The plot is a portmanteau of three different stories, set in three different, fantastical kingdoms, and the film moves between them rather than telling them each in turn:

In The Queen, the titular monarch is played by Salma Hayek, who so longs for a child that she invokes the help of a necromancer (played with ingratiating creepiness by Franco Pistoni, who, like many of the supporting cast, looks like he has stepped straight out of an Arthur Rackham or Brian Froud illustration – or perhaps, more savagely, something by Goya, whose Los Caprichos prints  were apparently a big influence on the look of the film). “Violent desires such as yours can only be satisfied by violence” he tells her, and, though she acquires a son and heir, the price is indeed bloody.

In The Flea, Toby Jones is the muddle-headed king of Altomonte, more interested in looking after his pet flea (which ends up growing to monstrous proportions) than his teenage daughter, Violet, whose Mills & Boon fantasies about a handsome, courageous husband are seriously dashed (along with quite a few skulls).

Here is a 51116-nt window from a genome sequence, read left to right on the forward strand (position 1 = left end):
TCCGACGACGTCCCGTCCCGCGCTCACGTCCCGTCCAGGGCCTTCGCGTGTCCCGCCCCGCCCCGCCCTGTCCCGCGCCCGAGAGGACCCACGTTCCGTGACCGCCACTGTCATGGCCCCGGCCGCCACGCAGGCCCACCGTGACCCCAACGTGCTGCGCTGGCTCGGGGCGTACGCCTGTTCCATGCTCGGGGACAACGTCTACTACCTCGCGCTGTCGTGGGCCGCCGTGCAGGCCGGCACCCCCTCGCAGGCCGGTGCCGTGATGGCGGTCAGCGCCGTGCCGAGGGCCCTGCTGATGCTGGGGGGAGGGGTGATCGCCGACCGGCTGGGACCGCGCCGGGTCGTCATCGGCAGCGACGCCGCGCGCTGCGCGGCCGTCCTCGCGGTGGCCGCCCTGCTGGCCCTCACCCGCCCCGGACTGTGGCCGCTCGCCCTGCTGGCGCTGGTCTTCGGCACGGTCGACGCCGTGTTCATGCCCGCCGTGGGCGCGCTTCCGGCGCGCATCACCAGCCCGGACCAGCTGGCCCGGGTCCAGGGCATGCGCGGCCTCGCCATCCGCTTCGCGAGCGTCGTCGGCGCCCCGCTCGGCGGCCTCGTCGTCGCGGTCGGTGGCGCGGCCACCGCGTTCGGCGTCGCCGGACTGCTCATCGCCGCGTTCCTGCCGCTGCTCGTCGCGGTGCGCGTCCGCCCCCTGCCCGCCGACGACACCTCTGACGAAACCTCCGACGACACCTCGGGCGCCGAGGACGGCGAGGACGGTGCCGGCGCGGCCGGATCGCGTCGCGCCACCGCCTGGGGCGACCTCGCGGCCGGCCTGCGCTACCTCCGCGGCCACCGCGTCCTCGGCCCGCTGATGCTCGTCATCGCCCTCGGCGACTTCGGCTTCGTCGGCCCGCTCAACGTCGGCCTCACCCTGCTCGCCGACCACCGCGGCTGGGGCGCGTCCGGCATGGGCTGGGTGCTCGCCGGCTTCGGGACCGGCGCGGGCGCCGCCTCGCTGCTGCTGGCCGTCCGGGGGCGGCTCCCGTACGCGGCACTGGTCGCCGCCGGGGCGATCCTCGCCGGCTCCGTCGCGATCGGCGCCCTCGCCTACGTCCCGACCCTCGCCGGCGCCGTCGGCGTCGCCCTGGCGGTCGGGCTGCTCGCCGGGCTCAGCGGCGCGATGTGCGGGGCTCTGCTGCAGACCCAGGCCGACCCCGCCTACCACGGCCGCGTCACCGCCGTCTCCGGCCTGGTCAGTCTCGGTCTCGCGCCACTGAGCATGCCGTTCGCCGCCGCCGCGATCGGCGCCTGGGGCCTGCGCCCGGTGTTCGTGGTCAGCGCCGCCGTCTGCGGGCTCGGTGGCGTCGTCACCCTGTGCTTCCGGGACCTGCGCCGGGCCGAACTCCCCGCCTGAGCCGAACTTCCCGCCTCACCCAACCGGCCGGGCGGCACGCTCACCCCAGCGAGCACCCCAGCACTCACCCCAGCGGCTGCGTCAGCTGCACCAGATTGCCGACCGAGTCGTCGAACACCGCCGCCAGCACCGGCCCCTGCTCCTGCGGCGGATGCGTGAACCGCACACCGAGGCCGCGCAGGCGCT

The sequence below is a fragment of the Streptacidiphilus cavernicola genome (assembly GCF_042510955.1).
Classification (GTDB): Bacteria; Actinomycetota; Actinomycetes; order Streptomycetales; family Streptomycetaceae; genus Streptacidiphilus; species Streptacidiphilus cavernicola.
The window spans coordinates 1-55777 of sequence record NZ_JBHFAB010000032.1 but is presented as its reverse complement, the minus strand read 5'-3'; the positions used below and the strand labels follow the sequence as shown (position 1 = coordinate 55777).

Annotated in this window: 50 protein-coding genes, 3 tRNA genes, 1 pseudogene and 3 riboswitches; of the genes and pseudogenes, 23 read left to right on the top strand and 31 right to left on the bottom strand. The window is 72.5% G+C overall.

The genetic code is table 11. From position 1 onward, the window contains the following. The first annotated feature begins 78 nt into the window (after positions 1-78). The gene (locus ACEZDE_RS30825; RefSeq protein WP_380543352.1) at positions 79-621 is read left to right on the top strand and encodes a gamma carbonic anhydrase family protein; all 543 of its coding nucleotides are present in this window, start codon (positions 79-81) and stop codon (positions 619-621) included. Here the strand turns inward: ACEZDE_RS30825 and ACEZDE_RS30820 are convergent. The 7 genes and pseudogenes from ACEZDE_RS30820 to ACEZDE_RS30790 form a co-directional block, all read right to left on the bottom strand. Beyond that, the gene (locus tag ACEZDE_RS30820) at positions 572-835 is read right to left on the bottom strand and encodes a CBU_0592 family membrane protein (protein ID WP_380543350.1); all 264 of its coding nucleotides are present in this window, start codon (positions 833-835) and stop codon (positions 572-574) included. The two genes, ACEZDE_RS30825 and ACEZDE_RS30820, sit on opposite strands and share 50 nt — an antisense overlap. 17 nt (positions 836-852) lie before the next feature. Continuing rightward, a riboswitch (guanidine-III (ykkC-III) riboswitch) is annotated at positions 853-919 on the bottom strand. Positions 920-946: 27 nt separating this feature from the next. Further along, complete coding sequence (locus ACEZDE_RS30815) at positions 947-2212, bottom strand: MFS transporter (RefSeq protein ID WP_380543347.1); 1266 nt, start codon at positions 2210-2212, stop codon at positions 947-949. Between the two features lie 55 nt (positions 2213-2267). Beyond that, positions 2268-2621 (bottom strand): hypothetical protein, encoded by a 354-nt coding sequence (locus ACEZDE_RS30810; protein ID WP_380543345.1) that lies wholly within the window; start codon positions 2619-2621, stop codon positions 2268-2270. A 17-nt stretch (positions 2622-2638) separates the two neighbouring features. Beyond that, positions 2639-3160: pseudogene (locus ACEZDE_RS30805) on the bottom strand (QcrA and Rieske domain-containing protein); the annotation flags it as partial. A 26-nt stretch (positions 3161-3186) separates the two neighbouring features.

And in The Two Old Women, a lustful king, played by – who else? – Vincent Cassel (whom we first encounter enjoying the company of a couple of naked lesbians) is entranced by the singing of a washerwoman below his castle walls, not realising that she and her sister are old and ugly – though this doesn’t stop one of them from tricking her way into his bed, in a scene that is both cringe-making and horribly funny. Then she actually does become young – through the intervention of a witch (played with much otherworldly chuckling by the wonderful Kathryn Hunter) – and then things get really nasty…